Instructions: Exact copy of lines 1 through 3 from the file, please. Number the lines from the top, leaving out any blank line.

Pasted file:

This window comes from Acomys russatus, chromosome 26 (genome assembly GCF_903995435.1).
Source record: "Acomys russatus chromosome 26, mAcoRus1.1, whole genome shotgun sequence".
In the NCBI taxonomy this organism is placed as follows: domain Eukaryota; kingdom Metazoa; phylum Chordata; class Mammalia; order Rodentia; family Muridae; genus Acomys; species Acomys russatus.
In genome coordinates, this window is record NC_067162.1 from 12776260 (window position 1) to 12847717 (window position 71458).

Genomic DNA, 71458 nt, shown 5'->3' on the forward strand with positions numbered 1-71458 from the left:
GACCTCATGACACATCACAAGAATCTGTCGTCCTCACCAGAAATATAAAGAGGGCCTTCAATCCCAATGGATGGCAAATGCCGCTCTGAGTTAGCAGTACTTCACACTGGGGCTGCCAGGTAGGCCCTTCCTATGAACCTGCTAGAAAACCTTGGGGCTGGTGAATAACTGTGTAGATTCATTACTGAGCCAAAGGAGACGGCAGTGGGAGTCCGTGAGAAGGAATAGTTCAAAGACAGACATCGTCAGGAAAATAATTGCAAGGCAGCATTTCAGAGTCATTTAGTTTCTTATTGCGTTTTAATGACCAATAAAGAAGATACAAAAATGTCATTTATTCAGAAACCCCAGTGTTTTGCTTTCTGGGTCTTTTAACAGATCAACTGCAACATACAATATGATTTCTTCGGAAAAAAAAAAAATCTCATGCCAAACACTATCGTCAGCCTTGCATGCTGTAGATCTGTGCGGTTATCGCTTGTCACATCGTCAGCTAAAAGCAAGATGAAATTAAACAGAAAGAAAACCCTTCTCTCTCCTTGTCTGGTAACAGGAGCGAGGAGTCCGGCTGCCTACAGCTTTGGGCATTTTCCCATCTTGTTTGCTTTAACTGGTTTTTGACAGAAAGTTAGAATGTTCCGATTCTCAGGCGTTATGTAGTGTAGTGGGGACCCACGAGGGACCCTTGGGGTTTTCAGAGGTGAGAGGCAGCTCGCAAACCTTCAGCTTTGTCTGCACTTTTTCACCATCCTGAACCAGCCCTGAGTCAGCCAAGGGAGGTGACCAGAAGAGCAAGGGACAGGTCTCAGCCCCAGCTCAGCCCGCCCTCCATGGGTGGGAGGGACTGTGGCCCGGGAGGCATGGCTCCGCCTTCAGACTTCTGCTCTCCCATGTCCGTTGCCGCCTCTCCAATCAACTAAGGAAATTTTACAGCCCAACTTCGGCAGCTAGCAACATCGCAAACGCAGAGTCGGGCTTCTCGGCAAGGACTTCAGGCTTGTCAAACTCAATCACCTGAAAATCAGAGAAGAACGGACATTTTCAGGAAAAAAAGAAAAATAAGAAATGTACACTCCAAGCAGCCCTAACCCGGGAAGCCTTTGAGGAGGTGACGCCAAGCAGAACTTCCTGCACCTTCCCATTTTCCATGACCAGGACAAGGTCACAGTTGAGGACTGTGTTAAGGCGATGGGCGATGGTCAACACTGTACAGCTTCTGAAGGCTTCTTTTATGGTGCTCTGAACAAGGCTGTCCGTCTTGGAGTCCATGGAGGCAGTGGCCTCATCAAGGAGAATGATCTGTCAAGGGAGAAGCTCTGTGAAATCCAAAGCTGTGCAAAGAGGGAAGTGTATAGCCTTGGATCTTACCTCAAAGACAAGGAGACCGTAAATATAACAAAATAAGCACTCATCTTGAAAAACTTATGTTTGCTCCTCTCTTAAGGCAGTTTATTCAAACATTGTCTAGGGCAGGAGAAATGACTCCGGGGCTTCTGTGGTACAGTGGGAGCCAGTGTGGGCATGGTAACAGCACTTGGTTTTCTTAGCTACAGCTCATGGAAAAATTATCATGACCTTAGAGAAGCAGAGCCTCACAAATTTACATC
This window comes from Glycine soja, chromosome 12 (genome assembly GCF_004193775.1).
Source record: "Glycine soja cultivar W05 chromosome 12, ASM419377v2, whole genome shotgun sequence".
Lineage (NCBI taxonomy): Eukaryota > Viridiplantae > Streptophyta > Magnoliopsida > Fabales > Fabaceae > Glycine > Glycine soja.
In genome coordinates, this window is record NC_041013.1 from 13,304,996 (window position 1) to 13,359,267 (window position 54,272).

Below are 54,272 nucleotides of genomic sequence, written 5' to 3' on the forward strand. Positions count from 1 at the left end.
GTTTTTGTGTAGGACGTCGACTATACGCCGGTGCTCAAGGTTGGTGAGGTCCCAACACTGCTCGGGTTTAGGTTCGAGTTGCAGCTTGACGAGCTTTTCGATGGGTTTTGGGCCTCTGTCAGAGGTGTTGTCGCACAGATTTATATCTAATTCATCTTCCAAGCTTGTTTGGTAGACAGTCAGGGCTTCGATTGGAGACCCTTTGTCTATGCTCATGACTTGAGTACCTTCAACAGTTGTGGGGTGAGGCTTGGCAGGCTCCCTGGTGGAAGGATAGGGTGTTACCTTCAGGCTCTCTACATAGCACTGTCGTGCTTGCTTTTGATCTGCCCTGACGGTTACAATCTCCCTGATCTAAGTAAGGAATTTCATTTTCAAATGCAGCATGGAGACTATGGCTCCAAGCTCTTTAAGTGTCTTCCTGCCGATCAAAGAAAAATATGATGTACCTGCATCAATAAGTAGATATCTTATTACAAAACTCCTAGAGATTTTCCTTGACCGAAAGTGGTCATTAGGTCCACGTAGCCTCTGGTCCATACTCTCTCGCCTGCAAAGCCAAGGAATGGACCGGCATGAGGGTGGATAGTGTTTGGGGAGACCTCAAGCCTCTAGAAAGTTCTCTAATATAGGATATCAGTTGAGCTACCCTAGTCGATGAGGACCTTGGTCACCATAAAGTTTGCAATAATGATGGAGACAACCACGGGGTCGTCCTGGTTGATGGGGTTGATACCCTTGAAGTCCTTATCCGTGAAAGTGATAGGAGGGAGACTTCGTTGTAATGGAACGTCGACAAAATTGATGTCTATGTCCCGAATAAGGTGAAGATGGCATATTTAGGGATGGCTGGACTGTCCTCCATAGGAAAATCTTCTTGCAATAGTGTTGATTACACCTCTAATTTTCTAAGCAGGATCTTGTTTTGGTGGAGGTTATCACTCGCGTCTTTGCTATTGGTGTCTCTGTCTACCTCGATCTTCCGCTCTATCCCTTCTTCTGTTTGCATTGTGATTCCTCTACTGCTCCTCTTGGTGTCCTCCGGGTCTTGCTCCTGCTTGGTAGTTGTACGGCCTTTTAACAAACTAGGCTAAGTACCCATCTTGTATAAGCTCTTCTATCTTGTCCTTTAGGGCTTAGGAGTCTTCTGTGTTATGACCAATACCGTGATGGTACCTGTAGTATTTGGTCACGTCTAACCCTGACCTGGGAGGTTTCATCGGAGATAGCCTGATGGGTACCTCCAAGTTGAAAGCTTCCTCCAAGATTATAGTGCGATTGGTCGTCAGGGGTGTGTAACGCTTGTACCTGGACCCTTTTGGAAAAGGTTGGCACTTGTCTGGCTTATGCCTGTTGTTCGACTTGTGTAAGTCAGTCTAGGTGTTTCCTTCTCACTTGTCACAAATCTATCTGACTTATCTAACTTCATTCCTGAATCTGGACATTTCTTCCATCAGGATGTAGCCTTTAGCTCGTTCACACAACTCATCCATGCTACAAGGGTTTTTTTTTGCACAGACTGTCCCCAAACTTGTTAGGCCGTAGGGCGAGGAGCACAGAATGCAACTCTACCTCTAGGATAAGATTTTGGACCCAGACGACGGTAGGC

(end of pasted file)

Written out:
This window comes from Acomys russatus, chromosome 26 (genome assembly GCF_903995435.1).
Source record: "Acomys russatus chromosome 26, mAcoRus1.1, whole genome shotgun sequence".
In the NCBI taxonomy this organism is placed as follows: domain Eukaryota; kingdom Metazoa; phylum Chordata; class Mammalia; order Rodentia; family Muridae; genus Acomys; species Acomys russatus.